Canberra Physiotherapy clinic – TM Physio Canberra

Home Office Set-Up

As the current climate and work demands force us home, many will set the laptop up on the kitchen table and begin plugging away with emails and various skype and zoom meetings. So before we dive into a long working week behind our laptop from our kitchen table, there’s a few key home office set-up pointers to heed.

home office set-up

1. Find your ‘work’ space

Avoid setting up in a living room or kitchen table, as there are bound to be an array of distractions. Find a space that is inviting, has good lighting and comfortable climate. This will help productivity, speed up your day and ensure when you enter this space, you are more likely to be work ready!

2. Where you can, use an external keyboard, mouse, monitor and an adjustable chair and desk. Take the time to set it up.

This allows a better set-up and ability to perform micro-adjustments throughout the day if we start feeling a little ache creep in.

3. Every 1-2 hours take the time to move

The most important thing you can do is move! Get up, do some squats, push-ups, lunges, jog on the spot, stretch, whatever. Your muscles and joints love movement, it’s how they get blood, oxygen and nourishment. They will thank-you for it.

4. Change positions with different tasks. Utilize a sit-stand desk.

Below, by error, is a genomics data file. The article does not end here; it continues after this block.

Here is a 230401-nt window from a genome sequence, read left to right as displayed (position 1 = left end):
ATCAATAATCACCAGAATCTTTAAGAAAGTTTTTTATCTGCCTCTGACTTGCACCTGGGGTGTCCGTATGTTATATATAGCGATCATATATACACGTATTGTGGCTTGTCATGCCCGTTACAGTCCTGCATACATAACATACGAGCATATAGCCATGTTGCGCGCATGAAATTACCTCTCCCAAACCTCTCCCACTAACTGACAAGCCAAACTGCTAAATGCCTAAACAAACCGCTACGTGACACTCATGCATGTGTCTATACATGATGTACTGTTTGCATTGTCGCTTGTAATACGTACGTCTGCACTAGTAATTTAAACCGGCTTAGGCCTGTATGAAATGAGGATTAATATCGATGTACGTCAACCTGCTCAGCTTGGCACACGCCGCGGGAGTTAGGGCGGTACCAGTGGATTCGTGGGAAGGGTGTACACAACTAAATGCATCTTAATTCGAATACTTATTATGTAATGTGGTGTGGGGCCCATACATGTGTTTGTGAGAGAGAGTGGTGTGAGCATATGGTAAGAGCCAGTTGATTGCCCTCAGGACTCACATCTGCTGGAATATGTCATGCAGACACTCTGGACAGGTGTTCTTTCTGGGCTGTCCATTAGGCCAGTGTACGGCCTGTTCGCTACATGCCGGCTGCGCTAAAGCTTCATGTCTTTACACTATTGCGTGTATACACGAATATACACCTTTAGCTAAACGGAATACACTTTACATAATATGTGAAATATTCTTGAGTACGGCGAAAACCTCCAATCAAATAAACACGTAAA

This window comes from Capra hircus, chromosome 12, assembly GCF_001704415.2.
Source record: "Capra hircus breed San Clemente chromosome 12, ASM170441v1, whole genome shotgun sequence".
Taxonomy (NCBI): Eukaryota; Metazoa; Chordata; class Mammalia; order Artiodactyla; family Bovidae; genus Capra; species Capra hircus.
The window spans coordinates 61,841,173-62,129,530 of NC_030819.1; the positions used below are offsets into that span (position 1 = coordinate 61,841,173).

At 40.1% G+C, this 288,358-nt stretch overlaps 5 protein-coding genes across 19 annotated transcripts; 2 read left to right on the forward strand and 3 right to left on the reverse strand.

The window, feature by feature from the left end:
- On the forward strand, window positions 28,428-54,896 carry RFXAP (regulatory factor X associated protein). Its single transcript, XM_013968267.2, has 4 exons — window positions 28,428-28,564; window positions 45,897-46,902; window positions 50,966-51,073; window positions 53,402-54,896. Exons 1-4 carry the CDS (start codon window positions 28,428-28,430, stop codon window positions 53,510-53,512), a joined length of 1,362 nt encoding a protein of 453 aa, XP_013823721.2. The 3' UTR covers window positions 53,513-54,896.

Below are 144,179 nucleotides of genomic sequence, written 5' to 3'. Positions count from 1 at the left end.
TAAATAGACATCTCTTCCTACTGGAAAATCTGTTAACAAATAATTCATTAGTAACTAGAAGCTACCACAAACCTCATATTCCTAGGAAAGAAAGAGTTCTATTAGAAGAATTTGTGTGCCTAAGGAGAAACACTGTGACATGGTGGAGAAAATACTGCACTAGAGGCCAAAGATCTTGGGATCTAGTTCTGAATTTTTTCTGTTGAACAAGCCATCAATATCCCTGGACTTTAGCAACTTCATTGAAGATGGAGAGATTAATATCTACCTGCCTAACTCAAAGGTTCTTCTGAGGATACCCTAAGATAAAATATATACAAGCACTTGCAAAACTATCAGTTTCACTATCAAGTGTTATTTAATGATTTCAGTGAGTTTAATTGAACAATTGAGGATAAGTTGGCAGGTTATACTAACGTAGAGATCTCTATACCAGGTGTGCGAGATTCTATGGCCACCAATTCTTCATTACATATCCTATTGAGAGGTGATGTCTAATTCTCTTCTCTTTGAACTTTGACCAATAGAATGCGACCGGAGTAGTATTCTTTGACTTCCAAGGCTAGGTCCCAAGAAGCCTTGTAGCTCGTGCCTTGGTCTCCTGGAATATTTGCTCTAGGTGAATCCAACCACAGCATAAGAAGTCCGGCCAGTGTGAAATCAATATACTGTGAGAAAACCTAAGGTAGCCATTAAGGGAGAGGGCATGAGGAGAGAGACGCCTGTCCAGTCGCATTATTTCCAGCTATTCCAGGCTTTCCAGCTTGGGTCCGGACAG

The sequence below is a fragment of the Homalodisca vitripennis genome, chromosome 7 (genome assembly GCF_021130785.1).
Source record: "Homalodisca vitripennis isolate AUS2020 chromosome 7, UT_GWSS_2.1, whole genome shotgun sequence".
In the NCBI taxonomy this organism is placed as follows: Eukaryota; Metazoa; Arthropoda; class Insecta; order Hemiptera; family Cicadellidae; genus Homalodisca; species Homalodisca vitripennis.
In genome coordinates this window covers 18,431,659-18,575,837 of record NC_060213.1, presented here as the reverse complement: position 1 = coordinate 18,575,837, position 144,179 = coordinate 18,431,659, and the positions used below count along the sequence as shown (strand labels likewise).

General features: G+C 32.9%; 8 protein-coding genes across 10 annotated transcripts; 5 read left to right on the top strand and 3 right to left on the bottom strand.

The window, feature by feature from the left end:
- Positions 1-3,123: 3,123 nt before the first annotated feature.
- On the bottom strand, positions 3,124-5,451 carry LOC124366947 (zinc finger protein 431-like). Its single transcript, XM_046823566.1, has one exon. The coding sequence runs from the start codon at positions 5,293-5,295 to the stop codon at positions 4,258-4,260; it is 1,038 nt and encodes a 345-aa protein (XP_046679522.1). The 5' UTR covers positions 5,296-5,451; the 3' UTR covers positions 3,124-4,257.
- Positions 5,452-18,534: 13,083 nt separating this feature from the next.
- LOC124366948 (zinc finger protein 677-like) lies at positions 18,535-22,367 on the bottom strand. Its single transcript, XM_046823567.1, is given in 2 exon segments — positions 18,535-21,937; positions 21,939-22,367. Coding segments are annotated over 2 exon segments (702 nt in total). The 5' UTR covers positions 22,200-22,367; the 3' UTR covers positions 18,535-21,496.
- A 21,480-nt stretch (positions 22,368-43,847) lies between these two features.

For example when you read and reply to emails, this can be a task that we do standing. Then other tasks we do in sitting. This is a nice way to break up our static postures whilst using tasks as a handy reminder to move.

Like they did with the pyramids, let’s start from the ground up.

Feet – flat on the floor with your knees bent at close to 90 degrees. Use a foot rest if your feet can’t reach the floor.

Thighs – Aim to have thighs parallel to the floor. This allows the chair to support our body-weight minimizing prolonged strain on our muscles. (imagine holding a squat for 8 hours a day, no thanks!)

Bottom and hips – This is where we want a soft and supportive chair where we can push our hips and back into the corner and disperse our weight more broadly. Once again this allows maximum support through our thighs and back to reduce strain.

Low back and upper back – Ideally our chair should offer good lumbar support. If the chair gives the right support, then our upper back and neck should fall neatly on top, all without much effort. If you spend all day fighting to stay up right, you are likely just wearing yourself out by the end of the day.

Shoulders – Should sit nice and relaxed by our side, avoid the tendency to reach for the keyboard that is too far in front. Our elbows can be used as a guide where they travel no more then 5-10cm in-front of our torso’s mid-line.

Elbows and forearm – Elbows held roughly at 90 degrees, ever so slightly in front of our body. The desk height should allow our forearms to be rested parallel to the floor.

Neck, eyes and monitor – This is where external Keyboards are handy! If we have followed all the previous advice we should be sitting upright, relaxed and facing forward. Here we want our monitor at eye-level. So a few books under the laptop and monitor can do the trick.

And the number 1 Tip. Move and exercise frequently. The time is now more then ever to stay active and move frequently to reduce strain-based injuries but to also keep our immune and respiratory systems firing! If someone you know or yourself needs further support on ergonomic adjustments, exercise programs or managing an injury, give the team at TM Physio a call. Now available through Telehealth video consults to best diagnose, and treat your condition.